CH_7_student_outline - Anatomy and Function of a Gene...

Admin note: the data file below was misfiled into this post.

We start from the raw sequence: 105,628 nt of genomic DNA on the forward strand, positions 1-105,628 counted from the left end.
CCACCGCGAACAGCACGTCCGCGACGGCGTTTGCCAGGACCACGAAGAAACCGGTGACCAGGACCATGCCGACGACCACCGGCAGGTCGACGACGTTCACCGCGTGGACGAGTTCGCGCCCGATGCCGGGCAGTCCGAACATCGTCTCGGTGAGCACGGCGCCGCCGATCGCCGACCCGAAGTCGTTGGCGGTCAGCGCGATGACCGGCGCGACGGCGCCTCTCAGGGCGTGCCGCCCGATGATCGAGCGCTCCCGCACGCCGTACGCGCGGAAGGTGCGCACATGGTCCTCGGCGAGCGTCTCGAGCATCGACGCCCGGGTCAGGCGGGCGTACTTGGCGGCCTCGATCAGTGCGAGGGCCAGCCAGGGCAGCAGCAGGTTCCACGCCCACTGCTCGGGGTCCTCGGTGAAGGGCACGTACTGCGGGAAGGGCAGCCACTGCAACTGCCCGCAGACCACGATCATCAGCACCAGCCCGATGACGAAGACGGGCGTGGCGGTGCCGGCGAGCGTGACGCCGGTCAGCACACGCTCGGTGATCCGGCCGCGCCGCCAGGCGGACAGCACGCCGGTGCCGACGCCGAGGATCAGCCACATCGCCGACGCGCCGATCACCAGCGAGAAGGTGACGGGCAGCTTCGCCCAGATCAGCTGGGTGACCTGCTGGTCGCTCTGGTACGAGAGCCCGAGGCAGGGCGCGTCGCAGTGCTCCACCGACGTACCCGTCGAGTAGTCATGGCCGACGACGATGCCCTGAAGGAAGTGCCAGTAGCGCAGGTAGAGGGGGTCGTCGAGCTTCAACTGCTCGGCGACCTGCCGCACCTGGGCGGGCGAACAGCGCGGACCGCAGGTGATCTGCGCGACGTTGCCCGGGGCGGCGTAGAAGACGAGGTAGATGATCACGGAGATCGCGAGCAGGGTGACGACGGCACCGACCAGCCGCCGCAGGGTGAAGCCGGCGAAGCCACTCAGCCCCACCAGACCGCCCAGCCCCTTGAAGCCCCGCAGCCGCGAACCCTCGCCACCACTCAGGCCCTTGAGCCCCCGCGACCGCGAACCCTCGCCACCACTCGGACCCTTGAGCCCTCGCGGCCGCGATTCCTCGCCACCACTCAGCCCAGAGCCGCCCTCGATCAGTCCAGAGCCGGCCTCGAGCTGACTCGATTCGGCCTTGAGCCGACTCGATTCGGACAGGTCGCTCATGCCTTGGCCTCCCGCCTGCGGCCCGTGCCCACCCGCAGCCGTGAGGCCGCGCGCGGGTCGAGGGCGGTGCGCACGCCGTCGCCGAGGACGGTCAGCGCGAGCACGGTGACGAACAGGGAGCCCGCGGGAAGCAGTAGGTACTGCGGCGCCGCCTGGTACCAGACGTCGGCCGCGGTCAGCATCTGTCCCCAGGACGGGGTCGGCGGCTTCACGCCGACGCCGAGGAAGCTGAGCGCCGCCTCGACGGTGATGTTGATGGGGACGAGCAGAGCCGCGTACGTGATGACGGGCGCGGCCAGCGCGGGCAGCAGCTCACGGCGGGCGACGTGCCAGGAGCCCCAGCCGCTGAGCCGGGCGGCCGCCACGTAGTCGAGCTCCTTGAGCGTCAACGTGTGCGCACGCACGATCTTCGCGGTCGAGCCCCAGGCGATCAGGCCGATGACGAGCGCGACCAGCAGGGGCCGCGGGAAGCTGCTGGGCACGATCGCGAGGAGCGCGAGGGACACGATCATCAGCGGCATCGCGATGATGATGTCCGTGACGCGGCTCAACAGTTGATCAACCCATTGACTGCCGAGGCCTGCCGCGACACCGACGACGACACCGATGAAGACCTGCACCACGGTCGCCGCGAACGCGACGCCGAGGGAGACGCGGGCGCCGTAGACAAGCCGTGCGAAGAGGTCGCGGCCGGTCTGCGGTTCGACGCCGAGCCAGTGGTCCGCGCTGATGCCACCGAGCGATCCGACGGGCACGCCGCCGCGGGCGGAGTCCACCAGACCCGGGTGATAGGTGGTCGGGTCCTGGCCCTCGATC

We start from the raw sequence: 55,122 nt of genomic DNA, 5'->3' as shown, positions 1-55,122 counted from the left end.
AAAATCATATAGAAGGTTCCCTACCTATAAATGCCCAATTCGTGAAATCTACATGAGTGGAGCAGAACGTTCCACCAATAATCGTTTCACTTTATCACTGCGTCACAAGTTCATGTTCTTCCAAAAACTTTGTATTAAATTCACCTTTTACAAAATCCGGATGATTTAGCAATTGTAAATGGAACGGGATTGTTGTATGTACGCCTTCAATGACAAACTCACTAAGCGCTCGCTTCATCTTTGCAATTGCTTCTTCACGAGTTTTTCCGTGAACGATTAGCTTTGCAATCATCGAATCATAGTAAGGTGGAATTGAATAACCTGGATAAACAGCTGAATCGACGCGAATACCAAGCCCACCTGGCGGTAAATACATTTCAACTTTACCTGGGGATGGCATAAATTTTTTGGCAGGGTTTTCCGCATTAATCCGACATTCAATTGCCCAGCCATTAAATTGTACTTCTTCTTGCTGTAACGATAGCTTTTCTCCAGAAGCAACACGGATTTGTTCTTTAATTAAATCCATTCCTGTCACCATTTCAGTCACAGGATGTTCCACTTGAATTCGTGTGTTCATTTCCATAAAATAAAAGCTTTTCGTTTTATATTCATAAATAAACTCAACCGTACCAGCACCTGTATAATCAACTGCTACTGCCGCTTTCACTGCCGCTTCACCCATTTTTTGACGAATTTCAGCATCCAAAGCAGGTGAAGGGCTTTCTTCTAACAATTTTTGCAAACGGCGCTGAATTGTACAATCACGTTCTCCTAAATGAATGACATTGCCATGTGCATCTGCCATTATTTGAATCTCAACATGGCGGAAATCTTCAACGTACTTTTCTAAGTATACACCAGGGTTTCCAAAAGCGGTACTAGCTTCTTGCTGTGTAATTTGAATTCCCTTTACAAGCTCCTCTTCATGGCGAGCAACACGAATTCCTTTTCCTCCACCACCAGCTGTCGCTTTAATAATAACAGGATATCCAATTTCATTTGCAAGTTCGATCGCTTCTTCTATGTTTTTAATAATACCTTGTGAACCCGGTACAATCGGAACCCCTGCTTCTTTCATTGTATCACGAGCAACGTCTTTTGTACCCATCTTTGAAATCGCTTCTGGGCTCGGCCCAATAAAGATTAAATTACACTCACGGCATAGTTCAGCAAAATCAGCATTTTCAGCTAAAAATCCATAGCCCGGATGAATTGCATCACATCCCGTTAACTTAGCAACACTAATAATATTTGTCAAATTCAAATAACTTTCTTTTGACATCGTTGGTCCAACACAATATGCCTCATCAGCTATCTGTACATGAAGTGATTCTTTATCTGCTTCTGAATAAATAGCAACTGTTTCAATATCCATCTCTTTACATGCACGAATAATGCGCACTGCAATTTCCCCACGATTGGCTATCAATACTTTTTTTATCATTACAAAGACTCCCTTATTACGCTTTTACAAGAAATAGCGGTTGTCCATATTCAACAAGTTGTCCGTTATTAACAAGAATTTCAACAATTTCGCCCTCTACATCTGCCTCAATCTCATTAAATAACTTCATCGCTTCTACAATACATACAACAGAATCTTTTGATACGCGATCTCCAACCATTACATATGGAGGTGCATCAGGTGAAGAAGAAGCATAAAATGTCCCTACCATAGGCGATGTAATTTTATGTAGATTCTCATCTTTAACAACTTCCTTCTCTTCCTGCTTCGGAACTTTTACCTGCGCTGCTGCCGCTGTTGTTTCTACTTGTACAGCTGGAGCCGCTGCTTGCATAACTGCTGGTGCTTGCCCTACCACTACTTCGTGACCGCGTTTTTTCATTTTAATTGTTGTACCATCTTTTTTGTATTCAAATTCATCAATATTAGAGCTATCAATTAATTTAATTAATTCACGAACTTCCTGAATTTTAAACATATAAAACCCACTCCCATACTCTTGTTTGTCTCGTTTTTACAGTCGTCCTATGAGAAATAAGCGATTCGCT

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Unformatted text preview: Anatomy and Function of a Gene Dissection through mutation Chapter 7 1 Outline of Chapter 7 What mutations are How often mutations occur? what events cause mutations? How mutations affect survival and evolution? Experiments using mutations demonstrate a gene is a discrete region of DNA Genes encode proteins by directing assembly of amino acids Phenotype depends on structure and amount of protein Mutations alter genes instructions for producing proteins structure and function, and consequently phenotype 2 Mutations and gene structure Mutations and gene function How do genotypes correlate with phenotypes? Mutations: Primary tools of genetic analysis 0 Mutations are heritable changes in base sequences that modify the information content of DNA. Forward mutation changes wild-type to different allele Reverse mutation causes novel mutation to revert back to wild-type (reversion) 3 Classification of mutations by affect on DNA molecule Substitution base is replaced by one of the other three bases Deletion block of one or more DNA pairs is lost Insertion block of one or more DNA pairs is added Inversion 180 rotation of piece of DNA Reciprocal translocation parts of nonhomologous chromosomes change places Chromosomal rearrangements affect many genes at one time 4 Fig. 7.2 5 Spontaneous mutations influencing phenotype occur at a very low rate 0 Fig. 7.3 b 6 General observations of mutation rates Mutations affecting phenotype occur very rarely. Different genes mutate at different rates. Rate of forward mutation is almost always higher than rate of reverse mutation. 7 Are mutations spontaneous or induced? Most mutations are spontaneous. Luria and Delbruck experiments - a simple way to tell is mutations are spontaneous or if they are induced by a mutagenic agent 8 If resistance only arises after exposure to bactericide, all bacterial cultures of equal size should produce roughly the same number of resistant colonies Fig. 7.4 9 If random mutations are occurring before exposure to bactericide, the number of resistant colonies in different cultures should vary widely Fig. 7.4 10 Actual results showing large fluctuations suggest that mutations in bacteria occur as spontaneous mistakes independent of exposure to a selective agent Fig. 7.4 11 Replica plating verifies preexisting mutations 0 Fig. 7.5 a 12 0 Fig. 7.5b 13 Interpretation of Luria-Delbruck fluctuation experiment and replica plating 0 Bacterial resistance arises from mutations that exist before exposure to bacteriocide. After exposure to bacteriocide, the bacteriocide becomes a selective agent killing the nonresistant cells, allowing only the preexisting resistant cells to survive. Mutations do not arise in particular genes as a direct response to environmental change. Mutations occur randomly at any time. 14 Chemical and Physical agents cause mutations 0 Depurination: Hydrolysis of a purine base, A or G occurs 1000 times an hour in every cell. Deamination removes NH2 group. Can change C to U, inducing a substitution to and A-T base pair after replication 15 X rays break the DNA backbone. UV light produces thymine dimers. Fig. 7.6 c, d 16 Oxydation from free radicals formed by irradiation damages individual bases. Fig. 7.6 e 17 Repair enzymes fix errors created by mutation Excision repair enzymes release damaged regions of DNA. Repair is then completed by DNA polymerase and DNA ligase. Fig. 7.7a 18 Mistakes during replication alter genetic information Errors during replication are exceedingly rare, less than once in 109 base pairs. Proofreading enzymes correct errors made during replication. DNA polymerase has 3' 5' exonuclease activity which recognizes mismatched bases and excises it. In bacteria, methyl-directed mismatch repair finds errors on newly synthesized strands and corrects them. 19 DNA polymerase proofreading Fig. 7.8 20 Unequal crossing over creates one homologous chromosome with a duplication and the other with a deletion 7.10 a 21 Transposable elements or "jumping genes" move around the genome and are not susceptible to excision or mismatch repair. Barbara McClintock studied these elements Fig. 7.10 e 22 Tri-nucleotide instability causes mutations FMR-1 genes in unaffected people have fewer than 50 CGG repeats. Unstable premutation alleles have between 50 and 200 repeats. Disease causing alleles have > 200 CGG repeats. Fig. B(1) Genetics and Society 23 Tri-nucleotide repeat in people with fragile X syndrome Fig. A, B(2) Genetics and Society 24 Mutagens induce mutations Mutagens can be used to increase mutation rates. H. J. Muller first discovered that X rays increase mutation rate in fruitflies Exposed male Drosophila to large doses of X rays Mated males to females with balancer X chromosome (dominant Bar eyed mutation and multiple inversions) Could assay more than 1000 genes at once on the X chromosome for the X-ray induced mutations 25 Muller's experiment Fig. 7.11 26 Mutagens increase mutation rate using different mechanisms Fig. 7.12a 27 28 Fig. 7.12 b 29 Fig. 7.12 c 30 Consequences of mutations Germ line mutations passed on to next generation and affect the evolution of species Somatic mutations affect the survival of an individual Cell cycle mutations may lead to cancer. Because of potential harmful affects of mutagens to individuals, tests have been developed to identify carcinogens. 31 The Ames test identifies potential carcinogens using hismutants of Salmonella typhimurium Fig. 7.13 32 What mutations tell us about gene structure Complementation testing tells us whether two mutations are in the same or different genes. Benzer's experiments demonstrate that a gene is a linear sequence of nucleotide pairs that mutate independently and recombine with each other. Some regions of chromosomes mutate at a higher rate than others hot spots. 33 A gene is a linear sequence of nucleotide pairs Seymore Benzer mid 1950s 1960s If a gene is a linear set of nucleotides, recombination between homologous chromosomes carrying different mutations within the same gene should generate wild-type. T4 phage as an experimental system: Can examine a large number of progeny to detect rare mutation events Could allow only recombinant phage to proliferate while parental phages die 34 Benzer's experimental procedure Generated 1612 spontaneous point mutations and some deletions Mapped location of deletions relative to one another using recombination Found approximate location of individual point mutations by deletion mapping Then performed recombination tests between all point mutations known to lie in the same small region of the chromosome Result fine structure map of the rII gene locus 35 How recombination within a gene could generate wild-type Fig. 7.16 36 What mutations tell us about gene function One gene, one enzyme hypothesis: a gene contains the information for producing a specific enzyme. Beadle and Tatum use auxotrophic and prototrophic strains of Neurospora to test hypothesis. Genes specify the identity and order of amino acids in a polypeptide chain. The sequence of amino acids in a protein determines its three-dimensional shape and function. Some proteins contain more than one polypeptide coded for different genes. 37 Beadle and Tatum One gene, one enzyme 1940s isolated mutagen induced mutants that disrupted synthesis of arginine, an amino acid required for Neurospora growth Auxotroph needs supplement to grow on minimal media Prototroph wild-type that needs no supplement; can synthesize all required growth factors Recombination analysis located mutations in four distinct regions of genome. Complementation tests showed each of four regions correlated with different complementation group (each was a different gene). 38 Fig. 7.20 a 39 Interpretation of Beadle and Tatum experiments Each gene controls the synthesis of an enzyme involved in catalyzing the conversion of an intermediate into arginine. 40 Genes specify the identity and order of amino acids in a polypeptide chain Proteins are linear polymers of amino acids linked by peptide bonds. 20 different amino acids are building blocks of proteins. NH2-CHR-COOH carboxylic acid is acidic, amino group is basic. R is the side chain that distinguishes each amino acid. Fig. 7.21 a 41 R is the side group that distinguishes each amino acid Fig. 7.21 b 42 43 Fig. 7.21 b 44 N terminus of a protein contains a free amino group C terminus of protein contains a free carboxylic acid group Fig. 7.21 c 45 Genes specify the amino acid sequence of a polypeptide example, sickle cell anemia 0 Mutant chain of hemoglobin forms aggregates that cause red blood cells to sickle. Fig. 7.22 a 46 Sequence of amino acids determine a proteins primary, secondary, and tertiary structure Fig. 7.23 47 Primary (1) Structure Sequence of amino acids Unique for each protein Two linked amino acids = dipeptide Three or more = polypeptide 48 Secondary (2) Structure FOLDING of the linear DNA sequence Hydrogen bonding produces alpha helix or beta sheet Secondary structure 49 Tertiary (3) Structure Hydrogen bonding between alpha helices and beta sheets Forms "DOMAINS" Tertiary structure 50 Quaternary (4) Structure Association of several DOMAINS to form a functional protein Figure 3.20 Page 47 HLA-A2 quaternary structure 51 Some proteins are multimeric, containing subunits composed of more than one polypeptide Fig. 7.24 52 How do genotypes and phenotypes correlate? Alteration of amino acid composition of a protein Alteration of the amount of normal protein produced Changes in different amino acids at different positions have different effects. Proteins have active sites and sites involved in shape or structure. 53 Dominance relations between alleles depend on the relation between protein function and phenotype Alleles that produce nonfunctional proteins are usually recessive Null mutations prevent synthesis of protein or promote synthesis of protein incapable of carrying out any functions Hypomorphic mutations produce much less of a protein or a protein with weak but detectable function; usually detectable only in homozygotes Incomplete dominance phenotype varies in proportion to amount of protein Hypermorphic mutations produces more protein or same amount of a more effective protein Dominant negative produces a subunit of a protein that blocks the activity of other subunits Neomorphic mutation generate a novel phenotype; example is ectopic expression where protein is produced outside of its normal place or time 54 ...